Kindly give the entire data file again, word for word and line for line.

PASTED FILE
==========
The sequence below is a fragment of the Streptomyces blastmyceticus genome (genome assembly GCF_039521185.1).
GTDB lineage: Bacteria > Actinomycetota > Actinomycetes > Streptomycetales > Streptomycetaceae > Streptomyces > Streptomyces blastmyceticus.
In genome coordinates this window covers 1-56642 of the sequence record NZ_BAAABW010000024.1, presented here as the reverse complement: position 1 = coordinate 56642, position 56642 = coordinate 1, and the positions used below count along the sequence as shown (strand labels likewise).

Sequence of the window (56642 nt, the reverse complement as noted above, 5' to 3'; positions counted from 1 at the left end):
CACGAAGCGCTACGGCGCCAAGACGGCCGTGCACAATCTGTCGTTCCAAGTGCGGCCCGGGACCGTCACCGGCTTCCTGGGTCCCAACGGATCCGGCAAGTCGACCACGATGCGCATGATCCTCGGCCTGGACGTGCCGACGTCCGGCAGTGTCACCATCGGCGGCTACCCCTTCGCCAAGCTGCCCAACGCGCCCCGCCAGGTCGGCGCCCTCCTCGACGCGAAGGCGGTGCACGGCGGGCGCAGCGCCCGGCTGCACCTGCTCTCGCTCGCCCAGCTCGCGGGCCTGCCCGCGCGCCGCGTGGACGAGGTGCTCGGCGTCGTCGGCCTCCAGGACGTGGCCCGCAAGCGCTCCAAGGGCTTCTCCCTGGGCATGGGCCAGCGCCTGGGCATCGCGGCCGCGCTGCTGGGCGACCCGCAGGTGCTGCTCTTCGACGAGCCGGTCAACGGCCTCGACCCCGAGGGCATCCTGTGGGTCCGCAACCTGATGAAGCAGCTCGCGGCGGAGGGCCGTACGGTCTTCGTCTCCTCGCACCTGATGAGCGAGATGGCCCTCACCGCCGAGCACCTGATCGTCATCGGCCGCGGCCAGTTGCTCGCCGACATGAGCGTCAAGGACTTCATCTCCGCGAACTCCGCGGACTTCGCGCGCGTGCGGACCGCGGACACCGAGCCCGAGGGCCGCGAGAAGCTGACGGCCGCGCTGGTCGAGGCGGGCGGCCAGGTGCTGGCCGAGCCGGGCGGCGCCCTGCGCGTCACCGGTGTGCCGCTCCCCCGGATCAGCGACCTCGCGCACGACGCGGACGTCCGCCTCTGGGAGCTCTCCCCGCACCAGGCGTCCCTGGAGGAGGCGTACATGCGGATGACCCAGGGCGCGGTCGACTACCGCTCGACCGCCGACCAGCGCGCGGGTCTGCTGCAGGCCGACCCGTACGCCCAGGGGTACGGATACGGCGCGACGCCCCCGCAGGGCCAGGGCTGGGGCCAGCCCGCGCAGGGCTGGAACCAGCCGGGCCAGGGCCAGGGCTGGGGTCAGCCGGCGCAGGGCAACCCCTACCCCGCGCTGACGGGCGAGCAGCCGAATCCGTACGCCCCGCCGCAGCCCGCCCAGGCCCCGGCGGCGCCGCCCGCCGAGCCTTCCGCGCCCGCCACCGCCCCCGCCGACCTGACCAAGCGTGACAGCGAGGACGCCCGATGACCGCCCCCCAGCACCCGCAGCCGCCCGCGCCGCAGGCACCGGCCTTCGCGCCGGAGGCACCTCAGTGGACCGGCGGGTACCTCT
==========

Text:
The sequence below is a fragment of the Streptomyces blastmyceticus genome (genome assembly GCF_039521185.1).
GTDB lineage: Bacteria > Actinomycetota > Actinomycetes > Streptomycetales > Streptomycetaceae > Streptomyces > Streptomyces blastmyceticus.
In genome coordinates this window covers 1-56642 of the sequence record NZ_BAAABW010000024.1, presented here as the reverse complement: position 1 = coordinate 56642, position 56642 = coordinate 1, and the positions used below count along the sequence as shown (strand labels likewise).

Sequence of the window (56642 nt, the reverse complement as noted above, 5' to 3'; positions counted from 1 at the left end):
CACGAAGCGCTACGGCGCCAAGACGGCCGTGCACAATCTGTCGTTCCAAGTGCGGCCCGGGACCGTCACCGGCTTCCTGGGTCCCAACGGATCCGGCAAGTCGACCACGATGCGCATGATCCTCGGCCTGGACGTGCCGACGTCCGGCAGTGTCACCATCGGCGGCTACCCCTTCGCCAAGCTGCCCAACGCGCCCCGCCAGGTCGGCGCCCTCCTCGACGCGAAGGCGGTGCACGGCGGGCGCAGCGCCCGGCTGCACCTGCTCTCGCTCGCCCAGCTCGCGGGCCTGCCCGCGCGCCGCGTGGACGAGGTGCTCGGCGTCGTCGGCCTCCAGGACGTGGCCCGCAAGCGCTCCAAGGGCTTCTCCCTGGGCATGGGCCAGCGCCTGGGCATCGCGGCCGCGCTGCTGGGCGACCCGCAGGTGCTGCTCTTCGACGAGCCGGTCAACGGCCTCGACCCCGAGGGCATCCTGTGGGTCCGCAACCTGATGAAGCAGCTCGCGGCGGAGGGCCGTACGGTCTTCGTCTCCTCGCACCTGATGAGCGAGATGGCCCTCACCGCCGAGCACCTGATCGTCATCGGCCGCGGCCAGTTGCTCGCCGACATGAGCGTCAAGGACTTCATCTCCGCGAACTCCGCGGACTTCGCGCGCGTGCGGACCGCGGACACCGAGCCCGAGGGCCGCGAGAAGCTGACGGCCGCGCTGGTCGAGGCGGGCGGCCAGGTGCTGGCCGAGCCGGGCGGCGCCCTGCGCGTCACCGGTGTGCCGCTCCCCCGGATCAGCGACCTCGCGCACGACGCGGACGTCCGCCTCTGGGAGCTCTCCCCGCACCAGGCGTCCCTGGAGGAGGCGTACATGCGGATGACCCAGGGCGCGGTCGACTACCGCTCGACCGCCGACCAGCGCGCGGGTCTGCTGCAGGCCGACCCGTACGCCCAGGGGTACGGATACGGCGCGACGCCCCCGCAGGGCCAGGGCTGGGGCCAGCCCGCGCAGGGCTGGAACCAGCCGGGCCAGGGCCAGGGCTGGGGTCAGCCGGCGCAGGGCAACCCCTACCCCGCGCTGACGGGCGAGCAGCCGAATCCGTACGCCCCGCCGCAGCCCGCCCAGGCCCCGGCGGCGCCGCCCGCCGAGCCTTCCGCGCCCGCCACCGCCCCCGCCGACCTGACCAAGCGTGACAGCGAGGACGCCCGATGACCGCCCCCCAGCACCCGCAGCCGCCCGCGCCGCAGGCACCGGCCTTCGCGCCGGAGGCACCTCAGTGGACCGGCGGGTACCTCT